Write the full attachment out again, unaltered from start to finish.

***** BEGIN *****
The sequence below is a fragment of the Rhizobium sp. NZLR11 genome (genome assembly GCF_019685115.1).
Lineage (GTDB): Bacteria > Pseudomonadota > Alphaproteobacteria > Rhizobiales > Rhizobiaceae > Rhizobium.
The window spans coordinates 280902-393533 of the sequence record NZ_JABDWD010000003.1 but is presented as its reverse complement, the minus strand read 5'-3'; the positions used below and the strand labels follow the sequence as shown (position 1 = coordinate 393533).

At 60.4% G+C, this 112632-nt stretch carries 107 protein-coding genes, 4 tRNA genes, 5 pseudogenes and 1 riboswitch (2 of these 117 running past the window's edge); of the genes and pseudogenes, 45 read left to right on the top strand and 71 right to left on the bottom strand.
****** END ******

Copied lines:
The sequence below is a fragment of the Rhizobium sp. NZLR11 genome (genome assembly GCF_019685115.1).
Lineage (GTDB): Bacteria > Pseudomonadota > Alphaproteobacteria > Rhizobiales > Rhizobiaceae > Rhizobium.
The window spans coordinates 280902-393533 of the sequence record NZ_JABDWD010000003.1 but is presented as its reverse complement, the minus strand read 5'-3'; the positions used below and the strand labels follow the sequence as shown (position 1 = coordinate 393533).

At 60.4% G+C, this 112632-nt stretch carries 107 protein-coding genes, 4 tRNA genes, 5 pseudogenes and 1 riboswitch (2 of these 117 running past the window's edge); of the genes and pseudogenes, 45 read left to right on the top strand and 71 right to left on the bottom strand.